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Title: BullionVault: China: 10,000 Tonnes of Gold
Category: Gold
Date: 2009-12-01
Type: News Articles

Top Chinese "task force" says it should buy 10,000 tonnes of Gold Bullion...

ONCE AGAIN China is making news on the hottest commodity – gold, writes David Lew, Bullion commentator with Commodity Online in Mumbai.

China, the largest producer and private consumer of gold in 2009, has announced that it wants to build up its Gold Bullion reserves. And by how much? Ji Xiaonan, who chairs the supervisory board for the Chinese State Council's biggest state-owned companies, said Monday the country should look to add a massive 10,000 tonnes in the next 10 years.

Is China going crazy after gold? It would seem so if the recent statements coming out Chinese government officials is any indication. In fact, its Bullion reserves began to make big news in April this year when China announced that the country had increased its gold holdings to 1054 tonnes from 454 tonnes in 2003.

Since then, many other fast-rising nations – India, Russia, Brazil, even Sri Lanka – have been making news by announcing that they all want to build more gold reserves.

The Dollar's ongoing decline, plus ongoing economic recession and stock market fluctuations around the world are the main reasons for these central banks to mull mopping up fresh Gold Bullion reserves. India's Reserve Bank surprised most other central banks last month by buying 200 tonnes of gold from the International Monetary Fund (IMF). India is these days once again in the fray to buy additional gold reserves from the IMF.

Why is there a scramble for gold reserves by countries like China, India and Russia? Every country these days wants to diversify its foreign exchange reserves by acquiring gold and other hard assets in place of the US Dollar, which has been dropping in value since rallying hard last year.

On Monday, the China Youth Daily quoted State Council advisor Ji as saying that a team of experts from Beijing and Shanghai have set up a "task force" last year to consider growing China's gold reserves.

"We suggested that China's gold reserves should reach 6,000 tons in the next 3-5 years and perhaps 10,000 tons in 8-10 years," the paper quoted him.

Golden ambition, indeed! But considering the fact that China has now 1054 tonnes of gold, taking the yellow metal reserves to 10,000 tonnes in the next 10 years is going to be a challenging task. It also means overtaking America's dominance of global central bank reserves.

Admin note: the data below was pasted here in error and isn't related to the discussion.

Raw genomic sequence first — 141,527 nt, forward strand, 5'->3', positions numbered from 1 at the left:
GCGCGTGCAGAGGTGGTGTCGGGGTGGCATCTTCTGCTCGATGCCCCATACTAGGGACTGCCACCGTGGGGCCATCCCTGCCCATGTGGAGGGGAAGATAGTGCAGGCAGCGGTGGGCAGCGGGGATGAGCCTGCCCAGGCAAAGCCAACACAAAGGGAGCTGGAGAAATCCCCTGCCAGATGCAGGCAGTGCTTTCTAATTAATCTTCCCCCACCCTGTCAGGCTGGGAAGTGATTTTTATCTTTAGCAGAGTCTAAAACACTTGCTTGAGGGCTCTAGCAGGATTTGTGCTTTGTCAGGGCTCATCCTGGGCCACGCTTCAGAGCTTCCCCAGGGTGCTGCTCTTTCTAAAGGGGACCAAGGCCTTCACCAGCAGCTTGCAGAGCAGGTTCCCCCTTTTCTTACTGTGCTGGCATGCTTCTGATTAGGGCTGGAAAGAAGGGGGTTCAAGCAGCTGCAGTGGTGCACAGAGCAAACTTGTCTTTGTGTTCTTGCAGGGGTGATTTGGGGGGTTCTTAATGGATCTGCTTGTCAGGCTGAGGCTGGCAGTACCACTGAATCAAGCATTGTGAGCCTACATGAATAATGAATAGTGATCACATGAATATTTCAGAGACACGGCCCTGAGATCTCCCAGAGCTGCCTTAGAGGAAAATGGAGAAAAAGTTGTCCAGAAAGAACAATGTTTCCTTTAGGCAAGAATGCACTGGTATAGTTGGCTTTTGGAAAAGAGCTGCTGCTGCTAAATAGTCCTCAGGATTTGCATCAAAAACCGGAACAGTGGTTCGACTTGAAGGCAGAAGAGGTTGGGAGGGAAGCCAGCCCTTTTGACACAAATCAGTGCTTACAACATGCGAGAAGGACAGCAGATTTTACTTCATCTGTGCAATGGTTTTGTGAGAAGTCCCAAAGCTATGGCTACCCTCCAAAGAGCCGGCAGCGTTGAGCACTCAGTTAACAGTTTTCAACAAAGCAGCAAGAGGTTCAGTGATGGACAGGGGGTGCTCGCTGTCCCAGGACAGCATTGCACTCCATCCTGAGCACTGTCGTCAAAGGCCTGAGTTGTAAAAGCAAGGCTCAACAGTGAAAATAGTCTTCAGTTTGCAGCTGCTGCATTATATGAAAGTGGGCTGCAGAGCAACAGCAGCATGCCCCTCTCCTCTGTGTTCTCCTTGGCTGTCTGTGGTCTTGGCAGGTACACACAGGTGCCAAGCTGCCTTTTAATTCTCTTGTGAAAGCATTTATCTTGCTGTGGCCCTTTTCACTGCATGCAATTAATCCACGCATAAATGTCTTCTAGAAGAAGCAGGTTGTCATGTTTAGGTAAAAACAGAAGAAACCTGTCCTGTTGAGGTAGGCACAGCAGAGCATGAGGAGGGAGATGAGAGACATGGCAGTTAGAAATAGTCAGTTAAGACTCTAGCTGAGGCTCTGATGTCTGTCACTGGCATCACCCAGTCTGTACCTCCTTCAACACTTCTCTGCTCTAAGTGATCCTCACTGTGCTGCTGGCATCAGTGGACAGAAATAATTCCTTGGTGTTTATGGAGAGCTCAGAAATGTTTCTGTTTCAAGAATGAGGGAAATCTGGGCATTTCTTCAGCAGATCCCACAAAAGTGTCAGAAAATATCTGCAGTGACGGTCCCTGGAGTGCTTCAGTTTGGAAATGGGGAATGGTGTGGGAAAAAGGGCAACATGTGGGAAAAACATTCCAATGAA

Bullion analyst Mark Robinson says this is the biggest and most ambitious task that China has ever announced.

"If China wants to take its gold reserves to 10,000 tonnes in 10 years, the country needs to buy or acquire the yellow metal to the quantity of nearly 1000 tonnes per year."

Robinson says China might now go aggressive on Gold Mining production, as the country has allocated big funds to finding new gold resources.

"China wants to emerge as the global leader in gold reserves. Given the aggressive play that China is showing on gold, it looks perhaps possible that China will emerge as the biggest holder of gold in the world in the next 10 years," adds Robinson.

Which countries own the largest quantity of gold reserves right now?

  • World leader the United States has 8133 tonnes of gold reserves, accounting for 76.5% of its foreign exchange reserves;
  • Germany has the second highest gold reserves at 3412.6 tonnes;
  • France has 2508 tonnes of gold constituting 58.7% of its forex assets;
  • Italy has 2451.8 tonnes of gold constituting 61.9% of forex reserves;
  • China became the fifth biggest holder of gold reserves this April with 1054 tonnes;
  • Switzerland has 1040 tonnes of gold reserves constituting 23.8% of total forex reserves;
  • India which recently bought 200 tonnes of gold from IMF has 557 tonnes of gold reserves representing 3% of total forex reseres.
  • The IMF, which currently holds 3,217 tonnes of gold, is the third-largest official holder of the precious metal, but is not technically a sovereign central bank. The IMF has made gold sales a key element of its new income model aimed at lowering its dependence on lending revenue to cover expenses.

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